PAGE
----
Wednesday, March 2, 2016

My Lent book

I have posted here each year on the practice I have borrowed from the Christians, of a Lent book: a practice I usually subvert by making it a completely unsuitable book, at least from a pious point of view. I see the practice is found as early as the Rule of St Benedict (eighth century, but codifying earlier custom):
' On the days of Lent, from morning until the end of the third hour let them apply themselves to their reading, and from then until the end of the tenth hour let them do the work assigned them. And in these days of Lent they shall each receive a book from the library, which they shall read straight through from the beginning. These books are to be given out at the beginning of Lent.' (
This custom is surprisingly easy to witchify. I suspect much of the point of it from a Christian point of view is that the book is given to the monk by some authority - for example the Archbishop of Canterbury selects a Lent book each year. As a witch my instinct would always be to let the book suggest itself, on the principle that the teacher will come along when the witch is ready. I was a bit perplexed this year because nothing was coming to hand. I want to read the new biography of Doreen Valiente, but it wasn't bringing itself to my attention in the way things do when they have something to say. Ultimately I resorted to going through the hard drive of my laptop and as a result my Lent book is Aleister Crowley's Moonchild, which I have read before, but a very long time ago when I was a very young witch who was reading his way through all the occult literature he could get his hands on. Certainly it seems suitable for my present circumstances, since it is about a war between two competing groups. Nor is it only fictional (as is so often the case with occult literature)  and I'm intrigued to see, which I had either forgotten or didn’t know to start off with, that the characters are based on real people!  I'm more intrigued than ever to see what Uncle Al has to say to me knowing that :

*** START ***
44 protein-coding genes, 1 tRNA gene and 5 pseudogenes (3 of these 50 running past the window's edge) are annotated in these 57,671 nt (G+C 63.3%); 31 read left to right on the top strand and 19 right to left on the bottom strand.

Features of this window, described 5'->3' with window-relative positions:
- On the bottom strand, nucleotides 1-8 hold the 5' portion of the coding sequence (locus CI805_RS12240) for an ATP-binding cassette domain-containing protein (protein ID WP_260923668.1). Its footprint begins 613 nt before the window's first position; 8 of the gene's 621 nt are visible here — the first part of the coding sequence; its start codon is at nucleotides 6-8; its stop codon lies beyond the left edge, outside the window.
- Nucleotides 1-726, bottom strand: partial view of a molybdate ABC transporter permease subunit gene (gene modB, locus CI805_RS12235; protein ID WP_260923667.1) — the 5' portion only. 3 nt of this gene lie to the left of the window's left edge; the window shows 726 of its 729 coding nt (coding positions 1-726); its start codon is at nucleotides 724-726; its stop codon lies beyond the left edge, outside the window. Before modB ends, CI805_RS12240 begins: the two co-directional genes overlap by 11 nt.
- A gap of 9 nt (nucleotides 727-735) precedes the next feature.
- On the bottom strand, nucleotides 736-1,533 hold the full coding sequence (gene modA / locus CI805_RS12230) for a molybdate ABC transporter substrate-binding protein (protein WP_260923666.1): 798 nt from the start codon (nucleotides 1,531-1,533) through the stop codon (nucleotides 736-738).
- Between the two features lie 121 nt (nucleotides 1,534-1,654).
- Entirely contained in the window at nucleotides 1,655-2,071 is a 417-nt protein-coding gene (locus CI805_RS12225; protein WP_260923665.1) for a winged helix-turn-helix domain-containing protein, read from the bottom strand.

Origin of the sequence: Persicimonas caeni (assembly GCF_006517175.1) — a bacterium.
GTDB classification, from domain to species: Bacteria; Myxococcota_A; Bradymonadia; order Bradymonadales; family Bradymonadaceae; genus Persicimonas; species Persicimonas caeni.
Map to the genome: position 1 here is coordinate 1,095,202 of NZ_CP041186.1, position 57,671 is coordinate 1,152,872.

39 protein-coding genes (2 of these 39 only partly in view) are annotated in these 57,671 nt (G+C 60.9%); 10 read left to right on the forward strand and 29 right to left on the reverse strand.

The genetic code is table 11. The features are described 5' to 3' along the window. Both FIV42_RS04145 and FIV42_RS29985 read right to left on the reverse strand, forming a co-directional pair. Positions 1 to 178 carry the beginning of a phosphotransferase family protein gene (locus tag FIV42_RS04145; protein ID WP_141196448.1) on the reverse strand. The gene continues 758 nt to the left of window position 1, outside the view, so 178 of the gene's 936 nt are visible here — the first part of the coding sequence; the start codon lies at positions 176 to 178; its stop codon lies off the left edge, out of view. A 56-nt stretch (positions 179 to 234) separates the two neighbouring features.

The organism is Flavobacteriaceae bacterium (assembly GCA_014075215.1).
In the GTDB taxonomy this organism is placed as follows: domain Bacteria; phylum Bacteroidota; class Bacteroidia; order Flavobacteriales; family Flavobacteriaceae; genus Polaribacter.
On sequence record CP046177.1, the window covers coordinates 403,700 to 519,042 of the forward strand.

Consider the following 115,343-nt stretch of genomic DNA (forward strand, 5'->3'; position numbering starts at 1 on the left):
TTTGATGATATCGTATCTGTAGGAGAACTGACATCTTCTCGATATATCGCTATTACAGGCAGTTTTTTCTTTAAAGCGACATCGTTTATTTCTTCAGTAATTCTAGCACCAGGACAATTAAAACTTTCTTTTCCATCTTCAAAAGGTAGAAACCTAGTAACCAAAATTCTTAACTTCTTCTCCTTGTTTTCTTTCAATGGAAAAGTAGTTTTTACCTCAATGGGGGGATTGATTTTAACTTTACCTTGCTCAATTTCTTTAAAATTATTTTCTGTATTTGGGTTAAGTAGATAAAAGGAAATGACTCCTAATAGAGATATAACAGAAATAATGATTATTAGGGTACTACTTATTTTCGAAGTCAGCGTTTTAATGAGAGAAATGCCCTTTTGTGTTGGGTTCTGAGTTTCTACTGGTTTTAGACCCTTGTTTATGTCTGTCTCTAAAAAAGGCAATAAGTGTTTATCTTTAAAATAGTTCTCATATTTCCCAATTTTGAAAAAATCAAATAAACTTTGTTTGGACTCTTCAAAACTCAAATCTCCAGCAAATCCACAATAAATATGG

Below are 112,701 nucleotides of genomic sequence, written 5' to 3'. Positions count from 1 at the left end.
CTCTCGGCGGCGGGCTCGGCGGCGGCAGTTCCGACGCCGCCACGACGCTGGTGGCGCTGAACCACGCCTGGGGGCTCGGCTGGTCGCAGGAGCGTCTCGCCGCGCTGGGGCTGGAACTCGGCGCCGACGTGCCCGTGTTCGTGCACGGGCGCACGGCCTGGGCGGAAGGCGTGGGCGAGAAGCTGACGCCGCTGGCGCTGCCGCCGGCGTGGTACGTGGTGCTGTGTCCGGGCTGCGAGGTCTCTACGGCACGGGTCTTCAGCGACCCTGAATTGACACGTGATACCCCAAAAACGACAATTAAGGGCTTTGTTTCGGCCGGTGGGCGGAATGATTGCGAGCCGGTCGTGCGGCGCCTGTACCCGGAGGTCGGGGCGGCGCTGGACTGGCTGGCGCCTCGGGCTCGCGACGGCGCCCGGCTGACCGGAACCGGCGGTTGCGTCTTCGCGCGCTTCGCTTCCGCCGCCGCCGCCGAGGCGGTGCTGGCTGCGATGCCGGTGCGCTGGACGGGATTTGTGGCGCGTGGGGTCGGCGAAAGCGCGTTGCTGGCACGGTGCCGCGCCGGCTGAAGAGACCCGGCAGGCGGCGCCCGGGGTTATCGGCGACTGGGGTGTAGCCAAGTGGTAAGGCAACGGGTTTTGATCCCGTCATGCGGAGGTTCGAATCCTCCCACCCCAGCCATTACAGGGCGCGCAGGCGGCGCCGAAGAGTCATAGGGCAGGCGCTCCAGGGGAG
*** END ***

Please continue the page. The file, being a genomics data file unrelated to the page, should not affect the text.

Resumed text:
' In this work, numerous acquaintances of Crowley appear as thinly disguised fictional characters. Crowley portrays">MacGregor Mathers
 as the primary villain, including him as a character named SRMD, using the abbreviation of Mathers' magical name.">Arthur Edward Waite appears as a villain named Arthwaite, and the unseen head of the Inner Circle of which SRMD was a member, "A.B." is">theosophist">Annie Besant. Among Crowley's friends and allies">Allen Bennettappears as Mahatera Phang, the dancer">Isadora Duncan appears as Lavinia King, and her companion Mary D'Este (who helped Cowley write his magnum opus "Magick: Book 4"under her magical name 'Soror Virakam') appears as Lisa la Giuffria. Cyril Grey is Crowley himself, while Simon Iff is either an idealized version of an older and wiser Crowley or his friend Allen Bennett.' (

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